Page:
The first article in this 2-part series discussed the framework for the DXO Toolkit I created. In this second article, I will walk through a case study illustrating how I used the framework on a project.
Recall that the toolkit includes two canvases, the Optimization Strategy Map; and the Experimentation Plan Canvas. The strategy map is a high-level look at the experiences we want to improve and the tools, data, and research methods available to our team. The experimentation plan is a more granular look at how we can use those tools, data, and research methods to optimize a specific experience.
At the beginning of the year, our senior leadership team refocused on our browser extension. They set an aggressive goal to increase installs 150% by the end of the year. This was ambitious considering our past efforts. I led design for the project.
Optimization Strategy Map
Sometimes knowing where to start is the hardest part, especially when tasked with such an ambitious goal. The Optimization Strategy Map makes starting easy by focusing on the experiences we want to improve and the resources we have at our disposal.
Defining the Experience
As discussed above, our focus was on the browser extension. Several elements make up the extension experience, besides the extension itself. On-site placements promote the extension. Our landing page communicates its value, how it works, and links to the Chrome and Firefox web stores. The post-install page guides users on how to get started and encourages account creation.
The Strategy Map aided us in identifying the collective experiences and the research methods we have at our disposal. It served as a launchpad for understanding which levers we can pull to affect the experience.
We track several indicators to determine the health and performance of our experiences. Since the number of installs was the target metric identified by our executive leadership team, it was the first one on the list and our primary measure of success. Our data science team provided us with several insights and projections to help us get a clearer picture of how the extension was being used and how well it was performing against our key performance indicators (KPIs).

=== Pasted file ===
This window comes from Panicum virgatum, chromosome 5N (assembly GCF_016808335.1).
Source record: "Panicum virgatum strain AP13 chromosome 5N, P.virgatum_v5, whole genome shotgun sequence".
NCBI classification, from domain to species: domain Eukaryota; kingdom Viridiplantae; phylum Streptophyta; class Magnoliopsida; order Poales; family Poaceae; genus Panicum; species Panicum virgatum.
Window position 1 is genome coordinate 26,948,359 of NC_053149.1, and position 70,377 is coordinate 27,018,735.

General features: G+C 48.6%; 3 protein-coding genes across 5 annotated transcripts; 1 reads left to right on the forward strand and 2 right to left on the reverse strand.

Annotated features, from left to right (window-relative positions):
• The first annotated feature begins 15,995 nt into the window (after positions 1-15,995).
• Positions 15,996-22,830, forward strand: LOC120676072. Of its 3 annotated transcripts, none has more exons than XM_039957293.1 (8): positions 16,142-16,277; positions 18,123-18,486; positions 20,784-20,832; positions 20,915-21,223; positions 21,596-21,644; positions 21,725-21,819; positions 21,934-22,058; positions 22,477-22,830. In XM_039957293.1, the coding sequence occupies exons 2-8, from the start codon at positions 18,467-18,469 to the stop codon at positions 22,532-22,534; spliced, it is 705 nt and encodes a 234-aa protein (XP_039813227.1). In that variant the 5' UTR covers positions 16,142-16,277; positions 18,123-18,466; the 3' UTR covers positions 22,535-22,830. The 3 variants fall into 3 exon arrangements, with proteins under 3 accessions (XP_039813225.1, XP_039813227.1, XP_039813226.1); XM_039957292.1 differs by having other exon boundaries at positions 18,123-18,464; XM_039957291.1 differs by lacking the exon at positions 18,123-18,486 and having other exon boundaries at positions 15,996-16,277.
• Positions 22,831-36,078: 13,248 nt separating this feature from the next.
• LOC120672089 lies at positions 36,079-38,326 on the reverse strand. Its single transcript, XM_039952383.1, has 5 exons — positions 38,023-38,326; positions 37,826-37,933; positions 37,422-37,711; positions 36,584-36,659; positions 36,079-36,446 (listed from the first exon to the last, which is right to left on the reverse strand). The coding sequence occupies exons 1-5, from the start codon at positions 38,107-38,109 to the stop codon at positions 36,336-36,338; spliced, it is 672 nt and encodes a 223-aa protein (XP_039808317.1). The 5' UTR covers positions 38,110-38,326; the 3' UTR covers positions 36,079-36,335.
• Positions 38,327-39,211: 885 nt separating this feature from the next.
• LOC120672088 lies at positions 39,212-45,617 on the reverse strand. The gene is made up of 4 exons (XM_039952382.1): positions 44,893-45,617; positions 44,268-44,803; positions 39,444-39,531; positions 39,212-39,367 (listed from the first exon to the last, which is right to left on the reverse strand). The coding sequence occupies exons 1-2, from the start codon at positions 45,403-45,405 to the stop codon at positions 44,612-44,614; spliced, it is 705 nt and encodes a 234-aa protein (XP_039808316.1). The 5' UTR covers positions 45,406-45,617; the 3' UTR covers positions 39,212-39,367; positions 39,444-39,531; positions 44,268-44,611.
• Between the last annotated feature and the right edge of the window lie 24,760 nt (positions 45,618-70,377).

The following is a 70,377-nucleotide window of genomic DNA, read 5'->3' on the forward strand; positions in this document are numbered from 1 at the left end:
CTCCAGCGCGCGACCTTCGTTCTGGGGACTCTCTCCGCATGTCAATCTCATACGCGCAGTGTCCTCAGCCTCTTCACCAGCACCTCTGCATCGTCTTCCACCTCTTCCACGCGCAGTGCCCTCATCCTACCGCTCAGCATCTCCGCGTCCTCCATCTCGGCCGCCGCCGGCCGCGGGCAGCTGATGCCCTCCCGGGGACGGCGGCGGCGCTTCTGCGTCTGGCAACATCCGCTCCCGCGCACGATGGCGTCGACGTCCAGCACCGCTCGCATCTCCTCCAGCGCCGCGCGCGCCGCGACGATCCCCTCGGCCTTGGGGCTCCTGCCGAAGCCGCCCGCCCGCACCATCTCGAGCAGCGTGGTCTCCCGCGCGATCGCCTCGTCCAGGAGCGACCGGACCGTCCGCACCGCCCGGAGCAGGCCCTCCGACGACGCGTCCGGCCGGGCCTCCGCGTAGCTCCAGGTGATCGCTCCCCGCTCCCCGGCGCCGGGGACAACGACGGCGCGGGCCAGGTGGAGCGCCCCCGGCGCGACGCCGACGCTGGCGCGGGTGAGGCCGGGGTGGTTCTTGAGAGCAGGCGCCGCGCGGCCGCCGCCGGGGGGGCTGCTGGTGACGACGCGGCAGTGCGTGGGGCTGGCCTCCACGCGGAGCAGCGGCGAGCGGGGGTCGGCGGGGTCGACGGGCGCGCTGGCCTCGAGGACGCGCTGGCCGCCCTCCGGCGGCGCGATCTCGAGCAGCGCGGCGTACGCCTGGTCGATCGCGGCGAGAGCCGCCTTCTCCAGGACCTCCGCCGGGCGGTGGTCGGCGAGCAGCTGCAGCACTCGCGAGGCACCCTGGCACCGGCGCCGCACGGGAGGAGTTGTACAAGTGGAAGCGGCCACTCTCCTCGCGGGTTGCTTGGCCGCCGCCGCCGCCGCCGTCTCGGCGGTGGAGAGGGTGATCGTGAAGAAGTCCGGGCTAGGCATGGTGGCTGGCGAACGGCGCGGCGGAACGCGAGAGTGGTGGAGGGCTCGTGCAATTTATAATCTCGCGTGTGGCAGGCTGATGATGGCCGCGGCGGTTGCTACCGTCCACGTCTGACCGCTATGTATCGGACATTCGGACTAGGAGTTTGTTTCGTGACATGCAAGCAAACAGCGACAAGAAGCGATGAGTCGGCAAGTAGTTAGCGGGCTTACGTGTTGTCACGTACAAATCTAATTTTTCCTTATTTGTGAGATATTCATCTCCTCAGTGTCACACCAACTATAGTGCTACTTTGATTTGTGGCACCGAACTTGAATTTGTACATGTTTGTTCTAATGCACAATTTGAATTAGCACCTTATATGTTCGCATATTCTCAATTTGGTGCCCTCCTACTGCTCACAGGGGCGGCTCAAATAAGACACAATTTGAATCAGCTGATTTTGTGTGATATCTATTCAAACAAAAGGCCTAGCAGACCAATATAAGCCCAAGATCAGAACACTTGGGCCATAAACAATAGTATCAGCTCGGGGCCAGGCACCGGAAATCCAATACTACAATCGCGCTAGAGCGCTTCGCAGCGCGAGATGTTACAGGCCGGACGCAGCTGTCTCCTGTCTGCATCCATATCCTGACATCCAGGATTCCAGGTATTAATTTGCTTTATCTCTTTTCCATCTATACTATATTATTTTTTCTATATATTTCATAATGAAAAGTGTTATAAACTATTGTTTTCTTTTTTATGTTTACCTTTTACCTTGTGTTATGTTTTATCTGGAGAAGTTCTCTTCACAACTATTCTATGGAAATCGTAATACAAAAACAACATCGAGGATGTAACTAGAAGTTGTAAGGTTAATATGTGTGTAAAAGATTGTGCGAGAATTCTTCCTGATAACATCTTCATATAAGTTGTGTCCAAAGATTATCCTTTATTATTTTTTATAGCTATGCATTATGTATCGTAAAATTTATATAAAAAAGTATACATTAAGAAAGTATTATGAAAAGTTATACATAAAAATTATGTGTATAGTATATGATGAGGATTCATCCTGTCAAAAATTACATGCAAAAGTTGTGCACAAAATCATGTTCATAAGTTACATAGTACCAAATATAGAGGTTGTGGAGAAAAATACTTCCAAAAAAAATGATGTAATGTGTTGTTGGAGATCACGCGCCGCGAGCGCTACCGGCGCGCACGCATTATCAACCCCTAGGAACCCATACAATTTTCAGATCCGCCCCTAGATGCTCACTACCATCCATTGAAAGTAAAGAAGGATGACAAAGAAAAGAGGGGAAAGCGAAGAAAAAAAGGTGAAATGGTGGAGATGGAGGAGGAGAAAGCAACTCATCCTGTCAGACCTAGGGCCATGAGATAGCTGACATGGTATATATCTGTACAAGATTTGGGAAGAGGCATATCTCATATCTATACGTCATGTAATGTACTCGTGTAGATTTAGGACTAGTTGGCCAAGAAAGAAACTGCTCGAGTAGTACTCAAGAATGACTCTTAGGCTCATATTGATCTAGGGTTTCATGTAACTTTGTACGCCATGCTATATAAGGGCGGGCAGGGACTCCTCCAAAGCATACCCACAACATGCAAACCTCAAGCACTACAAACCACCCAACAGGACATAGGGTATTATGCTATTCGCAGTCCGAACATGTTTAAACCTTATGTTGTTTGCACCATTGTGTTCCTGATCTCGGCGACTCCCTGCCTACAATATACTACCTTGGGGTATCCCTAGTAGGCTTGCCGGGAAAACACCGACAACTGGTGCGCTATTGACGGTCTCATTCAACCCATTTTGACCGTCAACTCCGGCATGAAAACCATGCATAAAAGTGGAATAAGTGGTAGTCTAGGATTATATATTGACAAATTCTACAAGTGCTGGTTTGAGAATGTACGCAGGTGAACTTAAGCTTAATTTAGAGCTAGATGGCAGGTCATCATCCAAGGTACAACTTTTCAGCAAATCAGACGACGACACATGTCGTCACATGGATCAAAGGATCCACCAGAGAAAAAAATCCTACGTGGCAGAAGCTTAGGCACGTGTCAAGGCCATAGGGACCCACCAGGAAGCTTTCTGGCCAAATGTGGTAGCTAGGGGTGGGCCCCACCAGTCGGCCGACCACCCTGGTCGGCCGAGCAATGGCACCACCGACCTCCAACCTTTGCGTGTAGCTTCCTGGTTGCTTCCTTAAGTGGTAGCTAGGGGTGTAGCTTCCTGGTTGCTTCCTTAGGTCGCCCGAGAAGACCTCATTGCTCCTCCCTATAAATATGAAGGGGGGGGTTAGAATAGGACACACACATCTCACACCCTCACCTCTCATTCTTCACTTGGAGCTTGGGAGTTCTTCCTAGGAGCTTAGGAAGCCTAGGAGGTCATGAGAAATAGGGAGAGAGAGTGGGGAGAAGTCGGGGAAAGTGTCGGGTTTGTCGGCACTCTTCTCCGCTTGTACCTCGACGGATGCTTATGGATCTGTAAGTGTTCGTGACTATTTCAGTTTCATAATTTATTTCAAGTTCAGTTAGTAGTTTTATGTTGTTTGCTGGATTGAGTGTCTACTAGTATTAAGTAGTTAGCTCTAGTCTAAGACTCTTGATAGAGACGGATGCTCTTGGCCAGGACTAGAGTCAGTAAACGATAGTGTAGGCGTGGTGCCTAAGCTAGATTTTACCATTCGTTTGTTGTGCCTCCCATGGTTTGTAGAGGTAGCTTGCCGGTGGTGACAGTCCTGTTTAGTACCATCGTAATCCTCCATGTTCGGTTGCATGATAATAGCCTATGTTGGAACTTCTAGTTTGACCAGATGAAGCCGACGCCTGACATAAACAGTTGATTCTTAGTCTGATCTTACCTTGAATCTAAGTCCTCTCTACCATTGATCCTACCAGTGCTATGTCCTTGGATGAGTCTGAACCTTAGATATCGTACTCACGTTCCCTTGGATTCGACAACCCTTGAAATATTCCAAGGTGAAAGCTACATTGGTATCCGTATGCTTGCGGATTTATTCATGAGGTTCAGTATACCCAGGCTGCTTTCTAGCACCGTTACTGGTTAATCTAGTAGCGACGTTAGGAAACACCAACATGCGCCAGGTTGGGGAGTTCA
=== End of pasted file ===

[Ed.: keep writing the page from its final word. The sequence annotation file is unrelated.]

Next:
Usability testing was our primary source of qualitative research. We kicked off the project with user research around extensions and the people who use them. The insights that resulted were not surprising, yet illuminating. We learned that low awareness, difficult discovery, and unclear messaging were big impediments to user growth.
Experimentation Plan Canvas
Energized by our findings, we set our sights on increasing installs. A limited marketing budget led us to prioritize on-site promotion to raise awareness about the extension. Examining the data and research available, we started generating some hypotheses and potential solutions to the problems identified in our research.
The Execution Plan
Once we had a list of solutions to try, we needed to understand the impact and effort of each option. Doing so empowered us to be scrappy considering our limited time and resources. Once again, our data science team came to the rescue. They ran projections estimating the total number of installs each method would drive by the end of the year.
Have you ever been on a scavenger hunt where people are searching to find the hidden treasure so they can win the grand prize? Searching high and low, looking in all the nooks and crannies, certain that it must be well hidden. Then, to everyone’s surprise, the treasure was right in front of their faces the entire time. Our exit modal solution hid in plain sight!
The previous team in charge of the extension had run an A/B test in which the exit modal was one variant. Though it performed well, they pursued other, more subtle approaches. We were confident with the original test results, so we recreated the exit modal. The results were significant, increasing daily installs by 2.5X and outpacing our original projections!
Feeling good, we kept moving forward with our plan, testing a promotional placement for the extension in our post-click offer modal next. Once again, our projections proved valuable, confirming our hypothesis by doubling original daily install rates.
Next, we set out to improve the messaging in our on-site banner — an issue we discovered in our initial research study. Focusing on the copy, we tested several variants. There was one clear winner, which we rolled into production. The final tally of all our experimentation yielded 4X daily installs from where we started.
We are very pleased with the results, but we still have a lot of work to do. The DXO toolkit helped us define quantifiable optimization targets. Though we still have several hypotheses to test, we will continue to improve the successful implementations.
It’s important to remember that the DXO Toolkit is not a disposable resource. It’s not immutable. We can go back to it, updating and revising when we get new data and research or when business objectives change. That’s what makes it so great! It’s a resilient tool that helps drive orient and align product teams. So what are you waiting for? Go ahead, try it now.